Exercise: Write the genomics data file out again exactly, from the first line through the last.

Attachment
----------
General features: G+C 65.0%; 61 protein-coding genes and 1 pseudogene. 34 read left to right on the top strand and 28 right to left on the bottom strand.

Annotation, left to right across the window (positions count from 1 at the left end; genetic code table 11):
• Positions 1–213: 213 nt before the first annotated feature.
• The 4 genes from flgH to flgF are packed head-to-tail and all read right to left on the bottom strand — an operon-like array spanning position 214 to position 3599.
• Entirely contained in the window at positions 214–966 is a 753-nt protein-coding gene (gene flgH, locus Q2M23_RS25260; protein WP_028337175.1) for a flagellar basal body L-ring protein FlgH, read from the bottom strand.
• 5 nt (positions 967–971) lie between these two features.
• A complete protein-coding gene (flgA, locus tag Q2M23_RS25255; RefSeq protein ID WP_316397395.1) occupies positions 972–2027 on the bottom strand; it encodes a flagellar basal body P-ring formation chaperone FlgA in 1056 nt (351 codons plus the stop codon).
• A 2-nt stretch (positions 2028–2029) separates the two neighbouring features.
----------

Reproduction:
General features: G+C 65.0%; 61 protein-coding genes and 1 pseudogene. 34 read left to right on the top strand and 28 right to left on the bottom strand.

Annotation, left to right across the window (positions count from 1 at the left end; genetic code table 11):
• Positions 1–213: 213 nt before the first annotated feature.
• The 4 genes from flgH to flgF are packed head-to-tail and all read right to left on the bottom strand — an operon-like array spanning position 214 to position 3599.
• Entirely contained in the window at positions 214–966 is a 753-nt protein-coding gene (gene flgH, locus Q2M23_RS25260; protein WP_028337175.1) for a flagellar basal body L-ring protein FlgH, read from the bottom strand.
• 5 nt (positions 967–971) lie between these two features.
• A complete protein-coding gene (flgA, locus tag Q2M23_RS25255; RefSeq protein ID WP_316397395.1) occupies positions 972–2027 on the bottom strand; it encodes a flagellar basal body P-ring formation chaperone FlgA in 1056 nt (351 codons plus the stop codon).
• A 2-nt stretch (positions 2028–2029) separates the two neighbouring features.